Honor confirms it isn’t affected by U.S. trade bans like Huawei
In November 2020, after months and months of holding strong, Huawei finally relented and sold off Honor as an independent brand to a consortium of agents and dealers. This split allowed Honor to enter into partnerships with MediaTek, Qualcomm, and many others, something it could not do as long as it stuck along with Huawei. Honor’s CEO Mr. George Zhao Ming now confirms that the company is no longer constrained by the sanctions that have roadblocked Huawei for a good part of two years now.
In an interview with South China Morning Post, Honor CEO Mr. George Zhao Ming appeared very optimistic about the future, with a goal to make flagship smartphones and compete with everyone, including Huawei. This actually isn’t a new goal, as Honor frequently already competed against Huawei in several price brackets in several markets. And now with the US-sanction-on-Huawei roadblock out of the way, Honor has regained a lot of its locked potential.
In addition to resuming partnerships with Intel, AMD, Qualcomm, Mr. Zhao also confirmed that Honor is in talks with Google and expects to resume its partnership with the company. This means that Honor could bounce back at the global level with Google Mobile Services included on its smartphones. The newly launched Honor V40 5G could be the perfect vehicle for this, though this is us speculating and Mr. Zhao did not mention such plans. The brand tries to compete in the value-for-money segments, and a good phone with GMS is just what the company needs to compete at the global level.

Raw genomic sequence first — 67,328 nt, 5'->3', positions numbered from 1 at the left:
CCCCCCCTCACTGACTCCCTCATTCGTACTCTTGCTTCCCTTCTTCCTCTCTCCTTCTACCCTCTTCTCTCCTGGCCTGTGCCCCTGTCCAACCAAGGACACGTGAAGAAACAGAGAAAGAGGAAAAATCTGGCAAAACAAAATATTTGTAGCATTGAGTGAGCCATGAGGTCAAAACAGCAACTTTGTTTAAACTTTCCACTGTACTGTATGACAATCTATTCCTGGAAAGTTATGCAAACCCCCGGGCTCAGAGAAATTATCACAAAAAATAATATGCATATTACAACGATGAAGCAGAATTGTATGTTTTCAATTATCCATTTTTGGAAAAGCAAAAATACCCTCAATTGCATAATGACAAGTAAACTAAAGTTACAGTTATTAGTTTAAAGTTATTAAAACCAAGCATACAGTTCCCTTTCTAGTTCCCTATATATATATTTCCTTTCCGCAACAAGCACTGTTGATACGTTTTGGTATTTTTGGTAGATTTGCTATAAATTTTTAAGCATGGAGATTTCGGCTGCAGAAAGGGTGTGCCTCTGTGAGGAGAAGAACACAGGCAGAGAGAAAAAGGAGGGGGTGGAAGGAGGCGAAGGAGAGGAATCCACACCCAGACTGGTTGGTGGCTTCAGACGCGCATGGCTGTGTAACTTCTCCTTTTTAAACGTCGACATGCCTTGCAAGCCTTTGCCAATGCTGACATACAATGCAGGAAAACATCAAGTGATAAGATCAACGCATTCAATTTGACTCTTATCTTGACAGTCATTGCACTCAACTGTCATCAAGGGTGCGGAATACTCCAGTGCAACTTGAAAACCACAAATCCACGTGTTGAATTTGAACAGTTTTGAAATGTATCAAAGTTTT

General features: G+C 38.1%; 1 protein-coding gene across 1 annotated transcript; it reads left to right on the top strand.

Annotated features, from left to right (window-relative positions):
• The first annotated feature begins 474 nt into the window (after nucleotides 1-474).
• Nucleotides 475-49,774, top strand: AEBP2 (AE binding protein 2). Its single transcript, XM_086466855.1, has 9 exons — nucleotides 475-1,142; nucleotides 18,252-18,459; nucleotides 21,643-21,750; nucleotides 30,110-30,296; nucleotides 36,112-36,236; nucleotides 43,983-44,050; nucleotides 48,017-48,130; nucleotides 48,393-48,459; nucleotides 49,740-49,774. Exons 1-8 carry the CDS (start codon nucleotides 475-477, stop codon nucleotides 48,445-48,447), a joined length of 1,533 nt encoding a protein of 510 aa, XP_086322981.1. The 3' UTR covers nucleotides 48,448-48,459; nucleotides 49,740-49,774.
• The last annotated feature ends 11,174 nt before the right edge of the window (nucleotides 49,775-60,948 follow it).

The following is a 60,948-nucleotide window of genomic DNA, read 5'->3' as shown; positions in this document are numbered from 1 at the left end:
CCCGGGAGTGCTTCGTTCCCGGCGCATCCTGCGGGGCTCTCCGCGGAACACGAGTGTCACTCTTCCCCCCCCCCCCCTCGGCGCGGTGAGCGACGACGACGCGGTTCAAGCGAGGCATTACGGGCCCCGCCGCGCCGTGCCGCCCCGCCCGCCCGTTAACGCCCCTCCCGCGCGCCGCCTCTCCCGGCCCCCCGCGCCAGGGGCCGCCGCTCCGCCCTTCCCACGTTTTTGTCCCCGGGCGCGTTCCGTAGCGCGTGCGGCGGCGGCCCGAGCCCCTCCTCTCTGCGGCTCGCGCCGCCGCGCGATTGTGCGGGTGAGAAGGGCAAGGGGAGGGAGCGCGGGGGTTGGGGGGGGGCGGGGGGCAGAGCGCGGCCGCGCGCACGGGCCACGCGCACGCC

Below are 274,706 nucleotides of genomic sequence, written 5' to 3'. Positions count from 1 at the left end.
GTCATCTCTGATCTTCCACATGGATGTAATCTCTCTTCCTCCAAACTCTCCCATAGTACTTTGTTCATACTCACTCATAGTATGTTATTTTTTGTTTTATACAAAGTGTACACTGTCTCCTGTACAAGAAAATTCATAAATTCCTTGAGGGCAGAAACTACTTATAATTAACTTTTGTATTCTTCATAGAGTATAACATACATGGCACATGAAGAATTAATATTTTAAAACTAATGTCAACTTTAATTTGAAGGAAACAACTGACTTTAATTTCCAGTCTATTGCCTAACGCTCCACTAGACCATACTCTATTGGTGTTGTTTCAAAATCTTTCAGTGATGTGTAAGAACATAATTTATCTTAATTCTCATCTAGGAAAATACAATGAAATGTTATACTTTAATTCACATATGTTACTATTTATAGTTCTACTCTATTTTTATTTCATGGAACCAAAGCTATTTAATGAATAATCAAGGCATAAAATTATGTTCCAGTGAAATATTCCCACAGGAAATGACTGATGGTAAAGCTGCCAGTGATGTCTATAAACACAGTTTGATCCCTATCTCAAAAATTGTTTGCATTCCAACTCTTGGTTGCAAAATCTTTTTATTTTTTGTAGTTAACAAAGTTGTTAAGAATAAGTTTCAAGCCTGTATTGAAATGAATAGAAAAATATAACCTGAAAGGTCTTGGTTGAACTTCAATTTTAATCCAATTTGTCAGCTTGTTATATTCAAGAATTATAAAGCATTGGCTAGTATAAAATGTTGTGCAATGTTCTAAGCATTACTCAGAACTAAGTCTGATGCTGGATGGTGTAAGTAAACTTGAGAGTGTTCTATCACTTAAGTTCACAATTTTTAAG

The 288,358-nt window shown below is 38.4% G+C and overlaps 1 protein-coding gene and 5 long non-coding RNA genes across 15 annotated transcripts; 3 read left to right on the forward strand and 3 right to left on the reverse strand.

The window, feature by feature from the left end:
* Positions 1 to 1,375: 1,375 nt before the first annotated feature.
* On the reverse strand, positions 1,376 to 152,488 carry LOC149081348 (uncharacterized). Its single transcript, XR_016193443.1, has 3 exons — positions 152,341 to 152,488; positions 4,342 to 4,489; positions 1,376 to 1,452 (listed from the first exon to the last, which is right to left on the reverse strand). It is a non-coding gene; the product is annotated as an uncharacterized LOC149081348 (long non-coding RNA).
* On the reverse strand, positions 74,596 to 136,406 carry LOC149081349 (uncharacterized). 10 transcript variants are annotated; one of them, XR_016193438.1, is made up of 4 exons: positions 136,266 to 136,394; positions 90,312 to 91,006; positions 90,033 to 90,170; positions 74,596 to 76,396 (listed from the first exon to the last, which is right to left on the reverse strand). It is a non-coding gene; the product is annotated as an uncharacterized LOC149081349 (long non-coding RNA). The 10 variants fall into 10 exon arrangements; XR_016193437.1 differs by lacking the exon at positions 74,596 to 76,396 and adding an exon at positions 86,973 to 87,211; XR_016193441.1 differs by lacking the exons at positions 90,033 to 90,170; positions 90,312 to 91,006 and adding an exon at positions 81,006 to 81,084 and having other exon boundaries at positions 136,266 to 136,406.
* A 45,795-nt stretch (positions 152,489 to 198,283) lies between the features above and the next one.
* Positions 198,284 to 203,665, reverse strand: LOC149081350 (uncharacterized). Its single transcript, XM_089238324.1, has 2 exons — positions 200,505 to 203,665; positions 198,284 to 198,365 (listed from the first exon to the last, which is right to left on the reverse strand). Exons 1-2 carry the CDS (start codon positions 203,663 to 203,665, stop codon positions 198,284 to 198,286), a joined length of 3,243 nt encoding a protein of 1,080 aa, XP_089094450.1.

Shedding Huawei also has benefits beyond just smartphones. Honor recently also launched the MagicBook Pro 2021, which is a product made possible with continued cooperation with Intel and Microsoft, amongst others. There’s certainly a lot of potential here, and even if you do not purchase their products yourself as a consumer, the net effect of the competition such a company brings along is bound to benefit the market at the end.